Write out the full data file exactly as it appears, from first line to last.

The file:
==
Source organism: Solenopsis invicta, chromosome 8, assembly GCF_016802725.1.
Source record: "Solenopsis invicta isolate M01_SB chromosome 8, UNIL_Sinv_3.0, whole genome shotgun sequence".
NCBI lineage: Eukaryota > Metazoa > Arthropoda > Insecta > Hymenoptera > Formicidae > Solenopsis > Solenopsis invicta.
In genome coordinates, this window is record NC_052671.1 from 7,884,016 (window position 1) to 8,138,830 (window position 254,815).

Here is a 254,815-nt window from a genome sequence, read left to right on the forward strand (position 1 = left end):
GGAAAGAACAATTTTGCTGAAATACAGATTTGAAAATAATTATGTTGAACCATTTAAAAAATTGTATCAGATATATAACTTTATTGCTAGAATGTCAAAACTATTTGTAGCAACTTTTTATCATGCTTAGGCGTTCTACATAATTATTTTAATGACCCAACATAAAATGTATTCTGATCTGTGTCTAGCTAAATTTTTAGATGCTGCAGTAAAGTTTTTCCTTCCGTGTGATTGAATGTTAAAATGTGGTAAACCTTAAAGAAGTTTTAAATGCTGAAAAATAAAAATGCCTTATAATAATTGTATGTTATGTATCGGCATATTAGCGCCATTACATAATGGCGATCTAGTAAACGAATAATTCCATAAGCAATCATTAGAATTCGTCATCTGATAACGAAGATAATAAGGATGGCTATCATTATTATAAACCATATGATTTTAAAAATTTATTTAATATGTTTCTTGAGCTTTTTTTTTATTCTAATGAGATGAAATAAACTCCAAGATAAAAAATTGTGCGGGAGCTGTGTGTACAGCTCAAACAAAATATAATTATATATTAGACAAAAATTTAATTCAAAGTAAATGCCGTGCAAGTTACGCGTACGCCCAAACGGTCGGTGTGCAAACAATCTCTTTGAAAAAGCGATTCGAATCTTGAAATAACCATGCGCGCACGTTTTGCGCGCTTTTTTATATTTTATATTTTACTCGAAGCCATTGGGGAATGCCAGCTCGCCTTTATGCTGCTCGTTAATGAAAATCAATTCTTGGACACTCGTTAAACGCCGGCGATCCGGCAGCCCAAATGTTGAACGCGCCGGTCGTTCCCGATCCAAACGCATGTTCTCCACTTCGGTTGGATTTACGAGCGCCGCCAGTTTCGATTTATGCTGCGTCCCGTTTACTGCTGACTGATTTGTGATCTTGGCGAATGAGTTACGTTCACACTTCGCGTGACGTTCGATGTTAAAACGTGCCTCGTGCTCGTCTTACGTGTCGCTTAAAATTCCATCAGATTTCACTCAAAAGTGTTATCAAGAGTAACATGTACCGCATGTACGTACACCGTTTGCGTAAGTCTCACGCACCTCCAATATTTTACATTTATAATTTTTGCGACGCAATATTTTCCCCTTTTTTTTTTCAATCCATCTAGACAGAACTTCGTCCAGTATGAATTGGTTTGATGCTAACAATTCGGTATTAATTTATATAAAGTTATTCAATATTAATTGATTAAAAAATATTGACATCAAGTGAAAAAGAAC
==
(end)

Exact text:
Source organism: Solenopsis invicta, chromosome 8, assembly GCF_016802725.1.
Source record: "Solenopsis invicta isolate M01_SB chromosome 8, UNIL_Sinv_3.0, whole genome shotgun sequence".
NCBI lineage: Eukaryota > Metazoa > Arthropoda > Insecta > Hymenoptera > Formicidae > Solenopsis > Solenopsis invicta.
In genome coordinates, this window is record NC_052671.1 from 7,884,016 (window position 1) to 8,138,830 (window position 254,815).

Here is a 254,815-nt window from a genome sequence, read left to right on the forward strand (position 1 = left end):
GGAAAGAACAATTTTGCTGAAATACAGATTTGAAAATAATTATGTTGAACCATTTAAAAAATTGTATCAGATATATAACTTTATTGCTAGAATGTCAAAACTATTTGTAGCAACTTTTTATCATGCTTAGGCGTTCTACATAATTATTTTAATGACCCAACATAAAATGTATTCTGATCTGTGTCTAGCTAAATTTTTAGATGCTGCAGTAAAGTTTTTCCTTCCGTGTGATTGAATGTTAAAATGTGGTAAACCTTAAAGAAGTTTTAAATGCTGAAAAATAAAAATGCCTTATAATAATTGTATGTTATGTATCGGCATATTAGCGCCATTACATAATGGCGATCTAGTAAACGAATAATTCCATAAGCAATCATTAGAATTCGTCATCTGATAACGAAGATAATAAGGATGGCTATCATTATTATAAACCATATGATTTTAAAAATTTATTTAATATGTTTCTTGAGCTTTTTTTTTATTCTAATGAGATGAAATAAACTCCAAGATAAAAAATTGTGCGGGAGCTGTGTGTACAGCTCAAACAAAATATAATTATATATTAGACAAAAATTTAATTCAAAGTAAATGCCGTGCAAGTTACGCGTACGCCCAAACGGTCGGTGTGCAAACAATCTCTTTGAAAAAGCGATTCGAATCTTGAAATAACCATGCGCGCACGTTTTGCGCGCTTTTTTATATTTTATATTTTACTCGAAGCCATTGGGGAATGCCAGCTCGCCTTTATGCTGCTCGTTAATGAAAATCAATTCTTGGACACTCGTTAAACGCCGGCGATCCGGCAGCCCAAATGTTGAACGCGCCGGTCGTTCCCGATCCAAACGCATGTTCTCCACTTCGGTTGGATTTACGAGCGCCGCCAGTTTCGATTTATGCTGCGTCCCGTTTACTGCTGACTGATTTGTGATCTTGGCGAATGAGTTACGTTCACACTTCGCGTGACGTTCGATGTTAAAACGTGCCTCGTGCTCGTCTTACGTGTCGCTTAAAATTCCATCAGATTTCACTCAAAAGTGTTATCAAGAGTAACATGTACCGCATGTACGTACACCGTTTGCGTAAGTCTCACGCACCTCCAATATTTTACATTTATAATTTTTGCGACGCAATATTTTCCCCTTTTTTTTTTCAATCCATCTAGACAGAACTTCGTCCAGTATGAATTGGTTTGATGCTAACAATTCGGTATTAATTTATATAAAGTTATTCAATATTAATTGATTAAAAAATATTGACATCAAGTGAAAAAGAAC